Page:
Hyper McHypster: How annoying is this guy?  He is so amped up he makes you nervous just by his proximity.  You don’t know what is going to come out of his mouth next, but you do know that it will most likely make no sense.  This guy has no self-filter and is just putting information out there.  It usually doesn’t take too long before you find an excuse like, I need to get a refill or I have to use the restroom to escape.  This guy is the brand that makes 5 Facebook posts every hour and blows up your newsfeed with insignificant information.  They also like to tweet their every move (i.e. I am now typing that I am typing).

So that’s three of the many characters you’re sure to find at the social media party, but what about how they got there?  Obviously, no one wants their social media presence to be like one of the aforementioned characters, but do you truly know what you want your presence to be?  Furthermore, are you at the party, on your way or going to pass?

Truth is, this party we’re talking about is like New Years Eve 1999 (without all the Y2K hoopla.)  Marketers far and wide are just now figuring out how to harness the power of social media and the communication channel is only going to get better with the constant changes and refinements that are made on a monthly and sometimes weekly basis.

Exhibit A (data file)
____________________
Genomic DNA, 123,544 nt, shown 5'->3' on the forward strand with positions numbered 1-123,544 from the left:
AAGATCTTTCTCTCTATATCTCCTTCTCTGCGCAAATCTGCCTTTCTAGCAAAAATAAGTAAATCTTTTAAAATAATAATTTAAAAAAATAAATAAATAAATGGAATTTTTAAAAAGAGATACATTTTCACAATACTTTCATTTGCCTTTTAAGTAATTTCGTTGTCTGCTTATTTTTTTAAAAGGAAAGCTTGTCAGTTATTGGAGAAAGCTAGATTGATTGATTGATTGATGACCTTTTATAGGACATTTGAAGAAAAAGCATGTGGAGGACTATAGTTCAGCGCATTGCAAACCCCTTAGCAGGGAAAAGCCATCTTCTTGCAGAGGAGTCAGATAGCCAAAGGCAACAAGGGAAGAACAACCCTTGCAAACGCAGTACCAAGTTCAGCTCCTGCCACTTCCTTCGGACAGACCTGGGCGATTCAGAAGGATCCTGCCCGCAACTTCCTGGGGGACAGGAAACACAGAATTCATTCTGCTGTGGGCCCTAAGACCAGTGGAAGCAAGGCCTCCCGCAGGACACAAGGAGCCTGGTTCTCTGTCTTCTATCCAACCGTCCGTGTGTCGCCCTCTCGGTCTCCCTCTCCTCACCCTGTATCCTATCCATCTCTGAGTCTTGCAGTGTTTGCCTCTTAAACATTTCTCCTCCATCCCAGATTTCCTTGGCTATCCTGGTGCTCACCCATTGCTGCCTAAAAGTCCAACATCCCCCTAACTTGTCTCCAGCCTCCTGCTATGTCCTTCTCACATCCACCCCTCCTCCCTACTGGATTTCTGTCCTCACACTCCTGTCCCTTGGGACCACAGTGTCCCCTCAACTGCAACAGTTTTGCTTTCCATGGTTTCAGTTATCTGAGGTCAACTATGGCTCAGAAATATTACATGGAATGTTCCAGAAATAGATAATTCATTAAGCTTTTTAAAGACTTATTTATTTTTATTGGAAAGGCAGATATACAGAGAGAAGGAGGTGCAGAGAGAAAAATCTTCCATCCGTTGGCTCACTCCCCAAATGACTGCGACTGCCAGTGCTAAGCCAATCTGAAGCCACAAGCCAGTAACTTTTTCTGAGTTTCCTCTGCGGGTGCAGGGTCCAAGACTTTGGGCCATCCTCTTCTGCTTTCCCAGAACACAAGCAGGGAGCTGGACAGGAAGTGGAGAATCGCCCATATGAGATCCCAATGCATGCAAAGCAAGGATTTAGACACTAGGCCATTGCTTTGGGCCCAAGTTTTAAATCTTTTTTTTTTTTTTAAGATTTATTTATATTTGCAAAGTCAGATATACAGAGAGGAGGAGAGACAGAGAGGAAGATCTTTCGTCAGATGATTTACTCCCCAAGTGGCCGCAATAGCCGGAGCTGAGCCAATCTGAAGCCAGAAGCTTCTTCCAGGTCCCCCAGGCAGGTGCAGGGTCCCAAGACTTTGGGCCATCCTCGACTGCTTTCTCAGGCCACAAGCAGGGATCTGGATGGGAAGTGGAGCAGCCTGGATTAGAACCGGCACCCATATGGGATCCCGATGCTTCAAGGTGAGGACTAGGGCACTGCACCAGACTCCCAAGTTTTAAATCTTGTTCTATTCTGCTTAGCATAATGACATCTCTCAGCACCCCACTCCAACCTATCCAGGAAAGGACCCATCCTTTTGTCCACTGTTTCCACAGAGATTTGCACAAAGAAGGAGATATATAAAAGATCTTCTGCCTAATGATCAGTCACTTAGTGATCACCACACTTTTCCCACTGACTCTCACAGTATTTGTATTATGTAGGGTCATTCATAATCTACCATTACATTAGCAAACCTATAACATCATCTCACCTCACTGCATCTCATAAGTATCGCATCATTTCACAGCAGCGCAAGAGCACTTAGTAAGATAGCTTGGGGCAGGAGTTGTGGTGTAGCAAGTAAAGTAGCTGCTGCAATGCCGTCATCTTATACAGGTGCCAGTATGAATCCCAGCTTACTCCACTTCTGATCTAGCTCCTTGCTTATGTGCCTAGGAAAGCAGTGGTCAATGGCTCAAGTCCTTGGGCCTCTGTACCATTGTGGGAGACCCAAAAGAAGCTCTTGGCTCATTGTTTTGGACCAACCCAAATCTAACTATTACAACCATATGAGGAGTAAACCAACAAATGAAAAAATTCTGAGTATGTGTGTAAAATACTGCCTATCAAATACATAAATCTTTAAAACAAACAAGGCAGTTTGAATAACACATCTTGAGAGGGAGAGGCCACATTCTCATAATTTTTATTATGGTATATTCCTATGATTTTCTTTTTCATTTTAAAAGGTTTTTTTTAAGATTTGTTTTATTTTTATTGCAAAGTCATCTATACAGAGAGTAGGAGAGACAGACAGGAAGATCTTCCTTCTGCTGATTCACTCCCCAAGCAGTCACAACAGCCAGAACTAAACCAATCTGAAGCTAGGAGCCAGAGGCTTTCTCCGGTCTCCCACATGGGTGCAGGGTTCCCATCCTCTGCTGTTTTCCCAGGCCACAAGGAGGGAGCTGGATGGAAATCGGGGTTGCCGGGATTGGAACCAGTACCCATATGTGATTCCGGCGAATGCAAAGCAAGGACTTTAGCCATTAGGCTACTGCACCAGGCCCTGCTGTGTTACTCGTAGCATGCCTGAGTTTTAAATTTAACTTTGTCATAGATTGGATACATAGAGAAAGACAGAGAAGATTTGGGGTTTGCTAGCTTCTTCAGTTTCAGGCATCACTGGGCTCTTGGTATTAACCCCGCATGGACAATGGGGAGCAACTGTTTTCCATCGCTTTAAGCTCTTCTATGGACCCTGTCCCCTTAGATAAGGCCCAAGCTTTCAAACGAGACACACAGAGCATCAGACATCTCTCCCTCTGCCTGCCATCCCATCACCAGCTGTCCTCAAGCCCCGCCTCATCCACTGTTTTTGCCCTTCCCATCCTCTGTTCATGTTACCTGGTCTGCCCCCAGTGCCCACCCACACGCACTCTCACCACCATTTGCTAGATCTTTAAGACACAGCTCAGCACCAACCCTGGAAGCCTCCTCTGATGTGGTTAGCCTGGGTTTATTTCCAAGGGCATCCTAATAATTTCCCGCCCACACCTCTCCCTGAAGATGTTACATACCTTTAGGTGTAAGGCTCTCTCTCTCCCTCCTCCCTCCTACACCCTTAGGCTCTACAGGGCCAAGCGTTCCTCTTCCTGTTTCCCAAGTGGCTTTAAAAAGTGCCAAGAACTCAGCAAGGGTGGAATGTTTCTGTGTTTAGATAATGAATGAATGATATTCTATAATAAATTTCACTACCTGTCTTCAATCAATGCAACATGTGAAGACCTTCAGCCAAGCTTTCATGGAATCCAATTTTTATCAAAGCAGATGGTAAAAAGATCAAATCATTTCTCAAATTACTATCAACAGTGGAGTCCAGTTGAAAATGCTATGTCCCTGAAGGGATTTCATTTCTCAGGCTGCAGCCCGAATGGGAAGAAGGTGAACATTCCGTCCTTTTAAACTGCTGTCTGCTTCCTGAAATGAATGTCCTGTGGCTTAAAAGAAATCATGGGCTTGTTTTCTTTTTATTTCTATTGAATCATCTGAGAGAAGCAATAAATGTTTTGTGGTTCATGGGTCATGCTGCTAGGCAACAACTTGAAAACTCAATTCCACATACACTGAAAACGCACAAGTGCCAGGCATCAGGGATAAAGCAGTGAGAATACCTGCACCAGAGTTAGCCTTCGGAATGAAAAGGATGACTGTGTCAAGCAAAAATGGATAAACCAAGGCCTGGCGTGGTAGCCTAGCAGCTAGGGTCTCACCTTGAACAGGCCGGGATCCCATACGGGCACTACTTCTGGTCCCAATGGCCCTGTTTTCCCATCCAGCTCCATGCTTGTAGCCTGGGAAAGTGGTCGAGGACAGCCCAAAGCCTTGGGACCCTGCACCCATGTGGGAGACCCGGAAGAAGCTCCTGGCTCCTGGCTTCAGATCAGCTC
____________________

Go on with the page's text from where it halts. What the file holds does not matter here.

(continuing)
Right now, if you’re considering launching a social media campaign you’d be considered fashionably late.  Remember, fashionably late was the cool thing to be in high school.  It’s not entirely bad now, but you’ve got a lot of catching up to do.  What you DON’T want to be is the person that doesn’t show up for the party and hears about

all the fun everyone else had the following day.  Starting a social media campaign and going to a party are very similar.  You’ve got to put yourself (your brand) out there if you want to reap the rewards.  What reservations do you have about making your brand more social?

Without wax,

Bryce

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Being Human in an Online World